The fruits of these labors yielded the five distinct lines of current JBovier inventory, two A styles (A4, A5), and three familiar Florentine F5 styles (Tradition, Vine, & Dorado). Jeff elaborates, "All models offered the same solid carved Engleman spruce tops, solid carved maple backs & necks, and solid maple sides. I also wanted them all to have radiused Ebony fretboards with larger .080 frets, Ebony radiused bridges, and Grover tuners. Then in 2007, a prototype F5 was built with the back & sides made from African Zebrawood. This was initially supposed to be 'eye candy', but the combination of the Engleman top and the African Zebrawood body was so TONALLY wonderful that the 'F5Z' was added as the 'Top of the Line' mandolin model."

JBovier F5Z front JBovier F5Z Back

A strongly familiar Rigel influence is quite obvious in the F5Z's playability, the larger frets, rounded neck, and radiused fretboard, as well as the ergonomic balance allows optimal player comfort. The F5Z plays well up and down the fretboard and consistently across the strings, with a very balanced, even sound. While it lacks the crunching lows or piercing piano-tine highs of an instrument four times its $1500 +/- street price, it certainly fares better than many of its competitors of the same or lesser price.

Inserting the obligatory "for the price," the cosmetic work is quite expert. The scroll detailing is as good as you are going to get in anything new for under $2K US, and may well surpass the cosmetic standards of competitive product manufactured by domestic companies fetching a higher tag.

JBovier F5Z Scroll

We were disappointed to find that recent changes in the in the tailpiece opted for the more Spartan traditional tailpiece (over the Allen), although that is most certainly available to the customer as an aftermarket upgrade. We were told this is a cost-control decision, function and price winning a higher priority in production philosophy.

JBovier F5Z Tailpiece

The JBovier line has its own signature look in headstock detail, if you look close, you'll notice the inlay design was a result of a Picasso-esque outline of a Longhorn cow skull, a collaborative art effort with Jeff's son, Matt. There is also a change to the abbreviated fretboard extension from the initial batch of prototypes; we're always happy to see this departure from the pick-clicking "Florida" extensions of cheaper, poorly made imports. This cosmetic distancing is ultimately a wise marketing move.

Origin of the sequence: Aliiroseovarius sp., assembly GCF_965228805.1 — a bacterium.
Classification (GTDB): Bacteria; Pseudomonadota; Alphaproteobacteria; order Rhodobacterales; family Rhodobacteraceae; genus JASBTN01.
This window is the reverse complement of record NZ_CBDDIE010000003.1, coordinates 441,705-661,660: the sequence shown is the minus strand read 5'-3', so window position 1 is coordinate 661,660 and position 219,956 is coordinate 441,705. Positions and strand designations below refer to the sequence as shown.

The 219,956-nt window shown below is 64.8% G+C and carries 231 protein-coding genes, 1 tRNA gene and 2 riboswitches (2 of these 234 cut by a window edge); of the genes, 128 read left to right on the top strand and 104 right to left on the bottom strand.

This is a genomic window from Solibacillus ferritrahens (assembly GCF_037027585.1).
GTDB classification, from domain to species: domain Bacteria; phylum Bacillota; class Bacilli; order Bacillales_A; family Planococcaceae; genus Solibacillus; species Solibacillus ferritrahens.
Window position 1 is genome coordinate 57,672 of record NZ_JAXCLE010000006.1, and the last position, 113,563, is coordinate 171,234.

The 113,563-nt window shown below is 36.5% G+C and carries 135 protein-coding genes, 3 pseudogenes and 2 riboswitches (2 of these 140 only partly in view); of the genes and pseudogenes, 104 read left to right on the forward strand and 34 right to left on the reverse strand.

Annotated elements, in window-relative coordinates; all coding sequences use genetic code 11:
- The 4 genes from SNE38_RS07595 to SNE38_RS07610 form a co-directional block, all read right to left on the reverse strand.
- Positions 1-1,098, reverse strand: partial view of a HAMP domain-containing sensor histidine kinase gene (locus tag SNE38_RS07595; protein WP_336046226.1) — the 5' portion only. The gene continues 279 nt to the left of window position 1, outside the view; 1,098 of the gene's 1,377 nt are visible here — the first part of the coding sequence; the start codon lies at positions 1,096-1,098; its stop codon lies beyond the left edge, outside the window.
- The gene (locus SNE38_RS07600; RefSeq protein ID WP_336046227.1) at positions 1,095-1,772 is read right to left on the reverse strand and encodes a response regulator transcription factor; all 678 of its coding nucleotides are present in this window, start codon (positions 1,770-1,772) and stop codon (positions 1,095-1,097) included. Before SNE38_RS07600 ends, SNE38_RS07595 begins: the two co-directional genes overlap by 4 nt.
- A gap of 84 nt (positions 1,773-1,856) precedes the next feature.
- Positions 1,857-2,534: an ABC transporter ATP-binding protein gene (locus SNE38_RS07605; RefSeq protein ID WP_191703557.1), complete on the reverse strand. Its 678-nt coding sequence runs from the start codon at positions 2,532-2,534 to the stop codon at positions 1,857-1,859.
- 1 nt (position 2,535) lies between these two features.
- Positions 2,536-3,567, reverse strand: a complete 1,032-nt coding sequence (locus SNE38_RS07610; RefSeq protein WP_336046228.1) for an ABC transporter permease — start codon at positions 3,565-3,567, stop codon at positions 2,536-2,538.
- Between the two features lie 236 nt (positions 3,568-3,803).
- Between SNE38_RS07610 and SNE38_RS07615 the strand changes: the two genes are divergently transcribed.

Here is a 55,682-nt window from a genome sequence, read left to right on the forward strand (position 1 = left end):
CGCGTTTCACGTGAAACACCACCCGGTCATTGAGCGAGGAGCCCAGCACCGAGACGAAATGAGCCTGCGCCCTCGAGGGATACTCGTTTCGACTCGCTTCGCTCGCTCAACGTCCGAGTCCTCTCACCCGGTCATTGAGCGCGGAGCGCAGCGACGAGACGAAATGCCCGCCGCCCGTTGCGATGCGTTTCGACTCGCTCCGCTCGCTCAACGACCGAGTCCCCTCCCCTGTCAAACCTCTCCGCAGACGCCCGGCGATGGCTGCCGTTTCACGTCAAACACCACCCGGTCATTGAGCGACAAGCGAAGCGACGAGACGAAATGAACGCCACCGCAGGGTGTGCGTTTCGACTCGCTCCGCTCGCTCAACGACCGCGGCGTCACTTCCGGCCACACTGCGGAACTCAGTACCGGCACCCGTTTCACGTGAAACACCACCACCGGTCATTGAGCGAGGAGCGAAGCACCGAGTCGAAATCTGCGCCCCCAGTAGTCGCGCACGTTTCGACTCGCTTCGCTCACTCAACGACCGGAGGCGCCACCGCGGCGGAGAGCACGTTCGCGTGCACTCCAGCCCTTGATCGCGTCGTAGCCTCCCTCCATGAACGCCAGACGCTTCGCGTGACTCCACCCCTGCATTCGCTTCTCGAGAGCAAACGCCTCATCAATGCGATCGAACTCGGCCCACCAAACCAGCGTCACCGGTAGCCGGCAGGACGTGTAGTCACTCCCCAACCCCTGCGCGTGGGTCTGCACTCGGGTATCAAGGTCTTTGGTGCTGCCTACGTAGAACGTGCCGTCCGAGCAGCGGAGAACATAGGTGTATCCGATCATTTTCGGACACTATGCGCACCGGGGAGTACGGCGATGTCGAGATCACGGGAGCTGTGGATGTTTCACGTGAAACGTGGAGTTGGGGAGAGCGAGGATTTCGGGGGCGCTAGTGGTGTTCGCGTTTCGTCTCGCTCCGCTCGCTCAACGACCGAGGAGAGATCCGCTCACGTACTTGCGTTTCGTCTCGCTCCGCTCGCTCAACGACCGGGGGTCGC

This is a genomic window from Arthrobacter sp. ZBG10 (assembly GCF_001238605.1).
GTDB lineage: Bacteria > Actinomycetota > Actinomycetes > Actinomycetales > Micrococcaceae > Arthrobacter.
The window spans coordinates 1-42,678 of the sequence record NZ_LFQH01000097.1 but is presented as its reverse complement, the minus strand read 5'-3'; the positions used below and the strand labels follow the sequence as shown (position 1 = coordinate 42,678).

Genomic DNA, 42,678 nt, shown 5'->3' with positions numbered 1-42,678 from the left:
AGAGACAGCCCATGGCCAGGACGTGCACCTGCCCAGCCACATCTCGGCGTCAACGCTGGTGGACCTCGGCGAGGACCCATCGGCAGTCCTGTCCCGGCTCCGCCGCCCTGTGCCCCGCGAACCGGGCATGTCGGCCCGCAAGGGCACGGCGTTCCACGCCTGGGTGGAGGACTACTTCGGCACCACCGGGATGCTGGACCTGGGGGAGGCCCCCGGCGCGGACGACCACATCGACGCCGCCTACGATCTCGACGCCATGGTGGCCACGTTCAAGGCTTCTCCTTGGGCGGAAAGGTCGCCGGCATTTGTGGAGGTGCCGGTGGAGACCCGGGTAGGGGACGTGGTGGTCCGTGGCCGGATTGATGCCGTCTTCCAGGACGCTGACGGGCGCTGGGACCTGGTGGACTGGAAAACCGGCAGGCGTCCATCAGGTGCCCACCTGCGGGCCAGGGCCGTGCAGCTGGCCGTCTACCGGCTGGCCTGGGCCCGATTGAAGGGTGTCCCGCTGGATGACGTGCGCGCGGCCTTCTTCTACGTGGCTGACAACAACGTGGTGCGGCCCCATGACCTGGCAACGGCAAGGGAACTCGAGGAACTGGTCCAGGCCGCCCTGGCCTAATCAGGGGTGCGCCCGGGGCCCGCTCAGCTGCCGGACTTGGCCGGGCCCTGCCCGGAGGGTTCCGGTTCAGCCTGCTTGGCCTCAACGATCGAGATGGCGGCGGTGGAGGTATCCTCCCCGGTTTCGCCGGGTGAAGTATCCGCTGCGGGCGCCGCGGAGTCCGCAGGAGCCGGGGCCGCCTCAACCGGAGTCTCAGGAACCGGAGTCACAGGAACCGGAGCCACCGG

JBovier F5Z Tailpiece

The F5Z wields all the bells and whistles of a professional workhorse, Grover tuners, radiused ebony (traditional) bridge, larger .080 frets, adjustable trussrod, Graph Tech Tusq Nut, Dovetail neck joint, and a thorough professional set-up, the latter all too-often lacking in most competitve import models. No doubt the rest of the line packs similar attention and discrimination, making the JBovier line worthy of acquisition for any serious hobbyist or gigging professional mandolinist as a legitimate back up travel instrument.

The striking optical elan of the African Zebrawood back and sides was what caught our eye on a crowded NAMM showroom floor. It's our understanding that this wood over time tends to open more fully, maturing even than maple. This one was still in its tonal infancy, but offered a very constistent, predictable set of harmonics. It will be interesting to see what it sounds like after several months of playing. For now, one can enjoy its stellar visual impact.

Click images for close-up

Click images for close-up

The F5Z is available in three colors, including Amber, Merlot, or an optional Black Top.

Builder's Website: JBovier Mandolins
JBovier: MySpace Page
Developer's personal website: Mandolins and More